We bring good news to parents who are fighting to make sure their disabled children receive the free and appropriate public education (FAPE) that federal law requires. On September 13, 2017, a three-judge panel of the United States Court of Appeals for the Ninth Circuit issued an Opinion in the case of R.E.B. ex rel. J.B. v. Department of Education, No. 14-15895, ___ F.3d ___ (9th Cir. 2017). The court resolved at least four different special education issues in the Opinion. First, the Opinion made clear that if the team of parents and educators who create an Individualized Education Plan (IEP) for a student believe that the Applied Behavior Analysis (ABA) teaching methodology is integral to an autistic child’s education, then the school district must discuss that issue during IEP meetings, and must write the requirement for the ABA teaching methodology into the student’s IEP. Second, the court also held that school districts must design intersession programs and placements to meet every special education student’s individual needs, and cannot merely provide them with whatever summer school program the school has available. The court emphasized that if a student needs summer school, school districts must specify the least restrictive environment (LRE) for the summer school program, and educate that child in that environment during the summer. Third, the court held that during the academic year, the LRE must be defined by the IEP team after full parental participation, and may not delegate decisions of when the child will be mainstreamed and educated in that LRE to portions of the IEP team, who decide when the child will be mainstreamed, outside of the formal IEP formulation process and without parental input. Fourth, the court held that if a change in placement is considered, the district must address a student’s transition needs during the IEP formulation process. We believe that resolution of these issues makes the Opinion a landmark decision in the area of special education law, which contains powerful tools to help parents advocate for their disabled children.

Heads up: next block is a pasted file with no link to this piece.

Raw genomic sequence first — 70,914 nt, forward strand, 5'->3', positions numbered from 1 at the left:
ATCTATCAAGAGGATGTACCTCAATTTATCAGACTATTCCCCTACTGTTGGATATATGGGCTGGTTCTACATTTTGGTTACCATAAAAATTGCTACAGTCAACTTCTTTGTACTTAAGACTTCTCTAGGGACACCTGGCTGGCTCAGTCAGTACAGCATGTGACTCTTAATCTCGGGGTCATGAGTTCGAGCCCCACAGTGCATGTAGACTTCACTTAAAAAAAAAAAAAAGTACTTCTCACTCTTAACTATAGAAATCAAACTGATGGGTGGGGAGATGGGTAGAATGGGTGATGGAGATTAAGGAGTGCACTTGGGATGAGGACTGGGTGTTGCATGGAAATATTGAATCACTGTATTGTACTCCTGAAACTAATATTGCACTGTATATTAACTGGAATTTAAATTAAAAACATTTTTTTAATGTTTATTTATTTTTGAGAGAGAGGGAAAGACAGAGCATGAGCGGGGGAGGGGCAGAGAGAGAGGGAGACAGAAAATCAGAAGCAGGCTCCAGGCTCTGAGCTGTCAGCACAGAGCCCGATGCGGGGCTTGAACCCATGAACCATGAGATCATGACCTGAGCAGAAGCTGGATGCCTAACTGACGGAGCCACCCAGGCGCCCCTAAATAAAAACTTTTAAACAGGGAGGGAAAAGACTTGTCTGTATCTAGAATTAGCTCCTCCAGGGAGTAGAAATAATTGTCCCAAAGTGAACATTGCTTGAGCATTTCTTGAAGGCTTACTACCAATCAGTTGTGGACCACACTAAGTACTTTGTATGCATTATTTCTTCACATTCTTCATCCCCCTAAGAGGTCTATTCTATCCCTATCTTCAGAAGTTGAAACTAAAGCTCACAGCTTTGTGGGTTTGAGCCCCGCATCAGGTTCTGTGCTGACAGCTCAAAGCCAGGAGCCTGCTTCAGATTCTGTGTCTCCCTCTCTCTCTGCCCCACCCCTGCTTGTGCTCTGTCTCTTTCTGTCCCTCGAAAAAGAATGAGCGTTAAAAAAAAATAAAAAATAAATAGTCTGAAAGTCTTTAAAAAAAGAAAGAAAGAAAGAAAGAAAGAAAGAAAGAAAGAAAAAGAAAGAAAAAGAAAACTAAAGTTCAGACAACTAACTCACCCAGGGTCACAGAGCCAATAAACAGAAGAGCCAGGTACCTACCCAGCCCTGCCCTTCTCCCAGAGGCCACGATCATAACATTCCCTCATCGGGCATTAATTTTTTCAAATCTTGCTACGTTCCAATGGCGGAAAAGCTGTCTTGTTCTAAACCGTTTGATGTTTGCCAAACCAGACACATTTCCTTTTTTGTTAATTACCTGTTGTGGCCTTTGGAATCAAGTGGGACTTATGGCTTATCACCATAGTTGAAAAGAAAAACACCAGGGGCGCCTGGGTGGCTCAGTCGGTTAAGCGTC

Robert Badger filed the case 5 years ago as part of his attempts to make sure that his autistic son, who is now 11 years old, received the free and appropriate public education that is required by the Individuals with Disabilities in Education Act. The case now goes back to the federal district court to determine the remedies to compensate J.B. for the school district’s failure to provide a FAPE.
If you believe that your special needs child is not receiving an appropriate public education, then visit our website and call Bob Badger at (617) 963-3599, so that you can secure the educational services and supports that your child deserves.